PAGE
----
The Commission was tasked with investigating allegations of state capture and corruption in the public sector. By holding public figures accountable for their actions, the commission showcased the government’s commitment to rooting out corruption and restoring public trust in the justice system.

The commission is a shining example of the power of political will and its ability to address deep-rooted issues that undermine the country’s stability and economic growth. South Africa can significantly enhance its appeal as a viable investment destination by demonstrating measurable results towards fighting crime.

Foreign investors are likelier to commit their resources and capital to a country with effective frameworks in place to tackle crime and corruption, and safeguard continued economic and social stability. Foreign investors seek environments where their investments are protected, and the rule of law prevails. By prioritising crime, the resulting inflow of investment would significantly stimulate economic growth, create job opportunities, and contribute to the nation’s overall prosperity.

3. Crime-fighting strategies

Effectively addressing crime further necessitates a comprehensive investment in human and financial resources. The government’s commitment to combating crime must be reflected in its allocation of adequate funding to law enforcement agencies. Equipping agencies with the necessary tools, training, and technology is crucial to effectively tackling the ever-evolving nature of criminal activities.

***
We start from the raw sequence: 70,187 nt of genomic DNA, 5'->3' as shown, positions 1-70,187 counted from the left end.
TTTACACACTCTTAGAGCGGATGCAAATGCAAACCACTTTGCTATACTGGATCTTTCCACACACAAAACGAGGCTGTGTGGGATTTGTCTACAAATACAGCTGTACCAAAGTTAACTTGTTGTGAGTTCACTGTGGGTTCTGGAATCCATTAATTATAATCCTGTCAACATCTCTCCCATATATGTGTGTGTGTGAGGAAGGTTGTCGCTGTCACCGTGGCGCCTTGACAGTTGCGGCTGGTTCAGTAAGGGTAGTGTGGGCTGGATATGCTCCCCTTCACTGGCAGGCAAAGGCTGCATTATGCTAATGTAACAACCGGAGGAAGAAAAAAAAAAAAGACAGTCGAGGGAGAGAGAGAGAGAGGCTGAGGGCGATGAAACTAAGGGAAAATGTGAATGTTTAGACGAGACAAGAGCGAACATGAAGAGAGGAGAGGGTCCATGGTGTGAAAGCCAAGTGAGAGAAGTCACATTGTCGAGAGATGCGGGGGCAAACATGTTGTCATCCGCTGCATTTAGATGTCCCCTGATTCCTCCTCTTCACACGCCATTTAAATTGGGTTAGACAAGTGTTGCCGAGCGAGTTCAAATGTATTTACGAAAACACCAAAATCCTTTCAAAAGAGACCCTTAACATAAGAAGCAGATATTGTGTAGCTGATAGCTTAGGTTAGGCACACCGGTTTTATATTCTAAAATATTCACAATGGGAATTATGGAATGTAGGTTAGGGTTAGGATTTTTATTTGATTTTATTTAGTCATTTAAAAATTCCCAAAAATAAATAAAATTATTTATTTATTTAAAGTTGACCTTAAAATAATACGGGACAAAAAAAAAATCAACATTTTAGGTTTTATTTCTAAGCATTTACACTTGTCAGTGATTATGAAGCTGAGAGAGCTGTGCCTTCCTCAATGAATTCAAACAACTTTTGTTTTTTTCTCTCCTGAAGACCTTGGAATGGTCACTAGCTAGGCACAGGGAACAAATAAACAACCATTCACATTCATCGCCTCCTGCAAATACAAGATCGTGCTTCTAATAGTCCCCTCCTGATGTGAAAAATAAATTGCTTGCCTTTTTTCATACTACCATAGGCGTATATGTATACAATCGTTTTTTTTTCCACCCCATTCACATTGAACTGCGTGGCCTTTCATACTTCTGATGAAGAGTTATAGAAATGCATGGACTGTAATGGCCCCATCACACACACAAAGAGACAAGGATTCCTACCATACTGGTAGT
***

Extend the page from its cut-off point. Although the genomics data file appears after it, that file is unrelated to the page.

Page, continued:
By investing in advanced technology, such as surveillance systems, forensic equipment, and data analytics, law enforcement agencies can enhance their crime detection, investigation, and prevention capabilities. Access to modern communication systems and databases can facilitate real-time information sharing, enabling a more proactive and co-ordinated response to criminal activities.

In addition, providing continued training and professional development opportunities for law enforcement personnel is essential to ensure their expertise remains up-to-date and aligned with emerging crime trends. Investing in crime prevention initiatives is equally important to tackle the underlying causes of criminal behaviour. Community policing programmes, which foster collaboration between law enforcement agencies and local communities, can play a pivotal role in crime prevention.

These initiatives create a sense of ownership and shared responsibility in maintaining safe neighbourhoods, while social development programmes address the root causes of crime by providing education, skills training, and opportunities for disadvantaged individuals. Ultimately, by strengthening the synergy within the criminal justice cluster, demonstrating unwavering political will, and investing in crime-fighting strategies, we can create a safer and more successful nation.

The fight against crime is not just about our well-being and security but also about positioning South Africa as an attractive investment destination. We must harness our collective strengths and make crime a top priority. Only then can we unlock the true potential of our beloved nation and shape a brighter tomorrow for all South Africans.

Zizamele Cebekhulumakhaza is President of Police and Prisons Civil Rights Union (Popcru)